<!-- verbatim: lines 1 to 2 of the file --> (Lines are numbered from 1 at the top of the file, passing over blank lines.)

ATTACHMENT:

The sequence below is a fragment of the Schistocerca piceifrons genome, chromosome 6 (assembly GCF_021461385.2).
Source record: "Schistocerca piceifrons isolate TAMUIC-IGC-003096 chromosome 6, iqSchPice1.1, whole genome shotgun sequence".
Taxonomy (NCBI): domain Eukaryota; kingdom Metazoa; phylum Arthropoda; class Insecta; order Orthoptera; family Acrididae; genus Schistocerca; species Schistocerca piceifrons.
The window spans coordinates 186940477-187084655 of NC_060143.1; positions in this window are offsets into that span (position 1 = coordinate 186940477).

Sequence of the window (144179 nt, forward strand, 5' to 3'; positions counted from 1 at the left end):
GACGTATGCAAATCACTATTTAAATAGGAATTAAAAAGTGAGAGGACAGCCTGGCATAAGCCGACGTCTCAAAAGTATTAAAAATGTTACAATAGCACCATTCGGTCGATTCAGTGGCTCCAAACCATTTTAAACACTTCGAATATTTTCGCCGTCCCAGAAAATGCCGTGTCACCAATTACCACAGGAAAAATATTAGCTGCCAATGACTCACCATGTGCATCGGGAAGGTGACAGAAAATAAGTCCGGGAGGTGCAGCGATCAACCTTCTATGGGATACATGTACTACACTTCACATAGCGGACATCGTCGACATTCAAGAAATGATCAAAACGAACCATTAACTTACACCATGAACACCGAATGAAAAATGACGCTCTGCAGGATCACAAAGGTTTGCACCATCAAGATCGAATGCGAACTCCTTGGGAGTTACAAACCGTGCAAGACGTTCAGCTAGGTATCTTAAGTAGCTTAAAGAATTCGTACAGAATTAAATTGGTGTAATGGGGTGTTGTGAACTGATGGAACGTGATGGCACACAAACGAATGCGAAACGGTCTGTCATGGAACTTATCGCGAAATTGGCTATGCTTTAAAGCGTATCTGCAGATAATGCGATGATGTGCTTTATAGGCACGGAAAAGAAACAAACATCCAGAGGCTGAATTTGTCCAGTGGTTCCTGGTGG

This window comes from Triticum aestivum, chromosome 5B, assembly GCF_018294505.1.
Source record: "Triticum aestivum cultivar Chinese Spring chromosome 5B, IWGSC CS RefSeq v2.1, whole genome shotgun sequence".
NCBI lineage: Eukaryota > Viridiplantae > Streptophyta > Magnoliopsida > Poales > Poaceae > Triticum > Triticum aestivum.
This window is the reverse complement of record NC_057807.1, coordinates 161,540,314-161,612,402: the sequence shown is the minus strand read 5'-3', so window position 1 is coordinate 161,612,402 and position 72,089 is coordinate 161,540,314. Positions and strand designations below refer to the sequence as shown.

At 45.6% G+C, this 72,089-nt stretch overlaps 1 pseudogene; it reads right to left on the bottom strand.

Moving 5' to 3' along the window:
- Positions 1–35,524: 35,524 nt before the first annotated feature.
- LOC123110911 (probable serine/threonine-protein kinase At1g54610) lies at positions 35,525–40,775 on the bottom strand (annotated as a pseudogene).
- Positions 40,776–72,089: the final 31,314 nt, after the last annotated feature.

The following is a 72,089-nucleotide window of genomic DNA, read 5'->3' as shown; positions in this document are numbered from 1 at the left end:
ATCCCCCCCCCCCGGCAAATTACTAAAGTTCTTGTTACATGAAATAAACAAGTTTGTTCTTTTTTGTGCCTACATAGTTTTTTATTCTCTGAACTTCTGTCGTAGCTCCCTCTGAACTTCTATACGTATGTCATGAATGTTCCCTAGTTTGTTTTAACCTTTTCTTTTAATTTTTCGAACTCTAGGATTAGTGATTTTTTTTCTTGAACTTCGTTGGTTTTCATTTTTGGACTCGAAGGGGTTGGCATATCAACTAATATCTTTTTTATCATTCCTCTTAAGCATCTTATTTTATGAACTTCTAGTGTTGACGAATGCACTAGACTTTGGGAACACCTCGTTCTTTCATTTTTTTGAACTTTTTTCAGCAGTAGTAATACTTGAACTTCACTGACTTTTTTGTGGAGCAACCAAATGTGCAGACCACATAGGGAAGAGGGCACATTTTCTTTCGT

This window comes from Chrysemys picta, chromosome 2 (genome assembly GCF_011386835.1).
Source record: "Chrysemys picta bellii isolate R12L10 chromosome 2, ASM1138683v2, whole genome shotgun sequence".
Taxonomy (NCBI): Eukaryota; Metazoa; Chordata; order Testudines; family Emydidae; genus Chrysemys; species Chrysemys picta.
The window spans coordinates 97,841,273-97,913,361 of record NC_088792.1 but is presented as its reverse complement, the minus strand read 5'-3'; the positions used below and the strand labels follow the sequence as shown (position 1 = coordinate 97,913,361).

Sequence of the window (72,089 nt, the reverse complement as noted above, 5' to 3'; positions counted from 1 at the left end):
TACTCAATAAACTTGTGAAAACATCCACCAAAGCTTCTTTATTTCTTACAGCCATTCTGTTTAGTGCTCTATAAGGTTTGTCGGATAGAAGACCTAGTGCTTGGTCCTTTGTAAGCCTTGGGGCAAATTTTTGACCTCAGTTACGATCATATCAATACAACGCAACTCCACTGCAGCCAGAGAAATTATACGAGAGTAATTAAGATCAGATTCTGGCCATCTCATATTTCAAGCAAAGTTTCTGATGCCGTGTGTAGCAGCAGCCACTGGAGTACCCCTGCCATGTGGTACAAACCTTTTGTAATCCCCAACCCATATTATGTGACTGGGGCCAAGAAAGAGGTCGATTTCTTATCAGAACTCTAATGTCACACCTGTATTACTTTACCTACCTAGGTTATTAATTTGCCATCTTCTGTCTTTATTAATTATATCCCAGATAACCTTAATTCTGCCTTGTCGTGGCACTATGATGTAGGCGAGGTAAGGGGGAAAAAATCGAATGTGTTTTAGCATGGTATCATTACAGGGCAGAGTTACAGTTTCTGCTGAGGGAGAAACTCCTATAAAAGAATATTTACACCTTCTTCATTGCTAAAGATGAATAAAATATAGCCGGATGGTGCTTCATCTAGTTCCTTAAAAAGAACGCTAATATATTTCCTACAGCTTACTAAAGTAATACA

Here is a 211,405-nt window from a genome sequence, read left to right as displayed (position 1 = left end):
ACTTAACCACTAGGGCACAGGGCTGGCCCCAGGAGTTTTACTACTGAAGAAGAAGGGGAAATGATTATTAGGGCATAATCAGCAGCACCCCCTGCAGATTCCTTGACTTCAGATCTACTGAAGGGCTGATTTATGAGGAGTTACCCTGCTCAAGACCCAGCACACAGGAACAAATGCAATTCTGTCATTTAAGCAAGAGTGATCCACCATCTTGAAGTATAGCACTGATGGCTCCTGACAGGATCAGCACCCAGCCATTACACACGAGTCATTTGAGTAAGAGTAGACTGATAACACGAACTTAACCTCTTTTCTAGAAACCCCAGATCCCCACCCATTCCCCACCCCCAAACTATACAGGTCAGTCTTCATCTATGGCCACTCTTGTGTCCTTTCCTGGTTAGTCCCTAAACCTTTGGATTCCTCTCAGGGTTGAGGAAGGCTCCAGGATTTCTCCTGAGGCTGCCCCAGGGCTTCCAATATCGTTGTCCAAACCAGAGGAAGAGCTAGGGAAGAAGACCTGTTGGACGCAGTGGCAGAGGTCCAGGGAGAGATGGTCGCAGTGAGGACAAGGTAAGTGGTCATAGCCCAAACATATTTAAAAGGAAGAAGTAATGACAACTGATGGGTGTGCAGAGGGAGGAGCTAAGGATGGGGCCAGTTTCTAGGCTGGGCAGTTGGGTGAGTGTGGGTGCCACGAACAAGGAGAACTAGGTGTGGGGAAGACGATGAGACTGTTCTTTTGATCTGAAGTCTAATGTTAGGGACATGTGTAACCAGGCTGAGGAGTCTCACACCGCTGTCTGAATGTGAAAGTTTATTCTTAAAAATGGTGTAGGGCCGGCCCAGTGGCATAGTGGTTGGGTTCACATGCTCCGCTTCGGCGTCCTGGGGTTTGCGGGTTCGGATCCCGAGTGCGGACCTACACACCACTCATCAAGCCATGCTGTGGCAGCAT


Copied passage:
The sequence below is a fragment of the Schistocerca piceifrons genome, chromosome 6 (assembly GCF_021461385.2).
Source record: "Schistocerca piceifrons isolate TAMUIC-IGC-003096 chromosome 6, iqSchPice1.1, whole genome shotgun sequence".